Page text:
The mine in Mountain Pass, California, contains a rare-earth ore that yields neodymium, the pixie dust of green tech -- necessary for the lightweight permanent magnets that make Prius motors zoom and for the generators that give wind turbines their electrical buzz. In fact, if we are going to make even a few million of the hybrid and electric cars that are supposed to help rescue the planet from global warming, we will need to double production of neodymium in short order, says the Atlantic. However:
--In 2006, nearly all the world's roughly 137,000-ton supply of rare-earth oxides came from China.
--And over the past few years, China has cut exports to nurture its own permanent-magnet industry, sending the price of neodymium oxide to a high of $60 a kilo in 2007.
This worries analysts like Irving Mintzer, a senior adviser to the Potomac Energy Fund who sees shortages stifling clean-tech industry, and worse. "If we don't think this through, we could be trading a troubling dependence on Middle Eastern oil for a troubling dependence on Chinese neodymium."
Rare earths are actually fairly common. What's rare is finding deposits that can be mined profitably, in part because most contain radioactive thorium, says the Atlantic:
--Relatively speaking, Mountain Pass -- whose rare-earth deposits were discovered in 1949 -- is not too radioactive, and through the 1950s the ore was mostly used to make flints for lighters.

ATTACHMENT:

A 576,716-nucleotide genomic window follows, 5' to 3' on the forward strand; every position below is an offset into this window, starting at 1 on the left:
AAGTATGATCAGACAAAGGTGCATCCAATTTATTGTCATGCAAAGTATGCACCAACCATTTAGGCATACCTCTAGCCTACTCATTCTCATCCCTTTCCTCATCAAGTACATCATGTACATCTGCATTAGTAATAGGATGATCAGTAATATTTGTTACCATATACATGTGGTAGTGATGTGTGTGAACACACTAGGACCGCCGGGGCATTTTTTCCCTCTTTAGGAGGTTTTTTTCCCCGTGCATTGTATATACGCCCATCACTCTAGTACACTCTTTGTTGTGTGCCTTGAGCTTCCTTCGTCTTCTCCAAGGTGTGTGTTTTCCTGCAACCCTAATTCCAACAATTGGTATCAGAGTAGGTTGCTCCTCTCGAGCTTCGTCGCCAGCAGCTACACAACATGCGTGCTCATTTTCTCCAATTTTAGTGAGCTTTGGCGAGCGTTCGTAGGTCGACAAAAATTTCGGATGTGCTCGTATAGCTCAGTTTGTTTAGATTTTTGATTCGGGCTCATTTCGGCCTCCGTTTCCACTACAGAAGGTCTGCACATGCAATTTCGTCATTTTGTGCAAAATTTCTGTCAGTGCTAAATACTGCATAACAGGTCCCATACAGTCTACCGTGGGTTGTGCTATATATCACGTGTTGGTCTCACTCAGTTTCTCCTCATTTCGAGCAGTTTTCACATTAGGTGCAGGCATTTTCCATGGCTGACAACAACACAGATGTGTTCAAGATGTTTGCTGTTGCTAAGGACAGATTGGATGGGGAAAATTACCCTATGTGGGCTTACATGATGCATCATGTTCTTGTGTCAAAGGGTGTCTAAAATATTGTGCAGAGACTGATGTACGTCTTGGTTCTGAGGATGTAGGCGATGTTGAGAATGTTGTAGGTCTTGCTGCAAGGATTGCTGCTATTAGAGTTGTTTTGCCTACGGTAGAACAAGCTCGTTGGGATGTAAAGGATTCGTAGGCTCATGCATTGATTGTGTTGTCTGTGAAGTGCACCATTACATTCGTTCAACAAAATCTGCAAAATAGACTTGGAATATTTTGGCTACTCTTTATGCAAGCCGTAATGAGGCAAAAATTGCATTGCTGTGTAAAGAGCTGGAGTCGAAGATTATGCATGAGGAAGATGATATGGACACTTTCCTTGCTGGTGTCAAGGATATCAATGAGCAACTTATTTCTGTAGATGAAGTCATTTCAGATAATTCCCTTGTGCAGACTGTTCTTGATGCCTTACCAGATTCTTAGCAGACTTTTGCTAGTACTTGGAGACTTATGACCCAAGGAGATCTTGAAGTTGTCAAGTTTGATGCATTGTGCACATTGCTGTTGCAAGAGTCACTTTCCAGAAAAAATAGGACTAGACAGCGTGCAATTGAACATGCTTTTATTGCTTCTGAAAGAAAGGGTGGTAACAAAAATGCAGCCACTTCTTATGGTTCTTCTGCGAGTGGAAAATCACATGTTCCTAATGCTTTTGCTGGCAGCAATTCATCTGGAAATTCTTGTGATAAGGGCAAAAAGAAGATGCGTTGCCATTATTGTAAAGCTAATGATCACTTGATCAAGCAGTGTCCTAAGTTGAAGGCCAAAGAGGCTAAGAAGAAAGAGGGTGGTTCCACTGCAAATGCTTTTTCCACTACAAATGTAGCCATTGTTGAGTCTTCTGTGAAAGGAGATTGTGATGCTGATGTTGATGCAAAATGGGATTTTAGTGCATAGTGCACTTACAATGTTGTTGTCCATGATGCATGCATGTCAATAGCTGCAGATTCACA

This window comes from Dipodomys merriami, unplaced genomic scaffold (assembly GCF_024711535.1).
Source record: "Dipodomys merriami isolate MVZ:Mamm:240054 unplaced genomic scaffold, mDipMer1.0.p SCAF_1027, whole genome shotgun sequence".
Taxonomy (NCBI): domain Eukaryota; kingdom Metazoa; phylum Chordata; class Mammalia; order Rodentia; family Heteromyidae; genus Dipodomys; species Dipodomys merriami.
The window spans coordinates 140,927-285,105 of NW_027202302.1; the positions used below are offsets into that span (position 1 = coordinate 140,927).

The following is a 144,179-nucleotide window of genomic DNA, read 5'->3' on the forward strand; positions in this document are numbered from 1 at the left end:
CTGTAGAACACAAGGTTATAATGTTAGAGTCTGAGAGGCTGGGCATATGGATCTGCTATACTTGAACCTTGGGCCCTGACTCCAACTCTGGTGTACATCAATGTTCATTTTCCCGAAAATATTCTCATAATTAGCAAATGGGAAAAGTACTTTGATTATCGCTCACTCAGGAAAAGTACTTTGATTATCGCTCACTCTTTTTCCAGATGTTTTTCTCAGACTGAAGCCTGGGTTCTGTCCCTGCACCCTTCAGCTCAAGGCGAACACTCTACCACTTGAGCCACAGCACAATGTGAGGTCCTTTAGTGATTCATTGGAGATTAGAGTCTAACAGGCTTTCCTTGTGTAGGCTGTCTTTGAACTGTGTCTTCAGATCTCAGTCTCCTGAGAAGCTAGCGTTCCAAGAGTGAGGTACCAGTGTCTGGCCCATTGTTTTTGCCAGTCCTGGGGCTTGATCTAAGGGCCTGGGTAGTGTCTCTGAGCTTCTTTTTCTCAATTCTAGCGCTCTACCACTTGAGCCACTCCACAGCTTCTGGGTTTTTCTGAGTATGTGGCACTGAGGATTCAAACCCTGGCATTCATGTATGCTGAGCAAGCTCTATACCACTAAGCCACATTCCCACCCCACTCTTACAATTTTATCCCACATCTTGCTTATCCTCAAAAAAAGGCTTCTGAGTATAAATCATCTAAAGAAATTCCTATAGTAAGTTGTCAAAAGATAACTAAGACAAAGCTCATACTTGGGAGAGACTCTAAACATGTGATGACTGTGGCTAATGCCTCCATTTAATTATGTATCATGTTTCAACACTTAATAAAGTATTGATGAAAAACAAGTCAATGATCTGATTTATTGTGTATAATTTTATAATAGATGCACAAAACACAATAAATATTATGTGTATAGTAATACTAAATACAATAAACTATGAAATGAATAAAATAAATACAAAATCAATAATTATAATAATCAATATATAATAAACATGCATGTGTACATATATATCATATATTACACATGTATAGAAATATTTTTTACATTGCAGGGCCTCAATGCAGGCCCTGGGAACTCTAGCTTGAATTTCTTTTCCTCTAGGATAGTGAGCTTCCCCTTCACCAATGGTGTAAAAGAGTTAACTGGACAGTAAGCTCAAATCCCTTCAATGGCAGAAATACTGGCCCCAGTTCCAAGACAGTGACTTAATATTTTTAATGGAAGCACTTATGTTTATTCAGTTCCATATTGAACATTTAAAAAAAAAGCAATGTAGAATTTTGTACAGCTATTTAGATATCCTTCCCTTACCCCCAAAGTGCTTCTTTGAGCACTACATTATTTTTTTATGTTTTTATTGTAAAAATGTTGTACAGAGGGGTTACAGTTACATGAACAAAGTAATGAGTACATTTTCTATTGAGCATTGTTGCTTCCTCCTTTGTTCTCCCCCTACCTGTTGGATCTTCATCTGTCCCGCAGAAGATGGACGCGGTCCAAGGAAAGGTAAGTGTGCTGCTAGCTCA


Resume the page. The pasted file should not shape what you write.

--In the 1960s, the pit grew deeper as demand increased for the rare-earth element europium, which was used to create the red tones in color TVs.
--In fact, until 1989, the expanding pit at Mountain Pass supplied most of the world's rare earths.
But in the early 1990s, cheaper Chinese rare earths began eating into the mine's market share. Deng Xiaoping famously compared China's abundance of rare earths to the Middle East's huge oil reserves:
--As Chinese ore came onto the market, the price fell from $11,700 a ton in 1992 to $7,430 a ton by 1996 (in constant dollars).
--Amassing strategic supplies suddenly seemed old-fashioned, and the U.S. government began selling off its stocks of minerals.
As green nationalism's potent mix of idealism and fear changes the kinds of cars we drive, it also promises to change the course of globalization, says the Atlantic.
Source: Lisa Margonelli, "Clean Energy's Dirty Little Secret," The Atlantic, May 2009.
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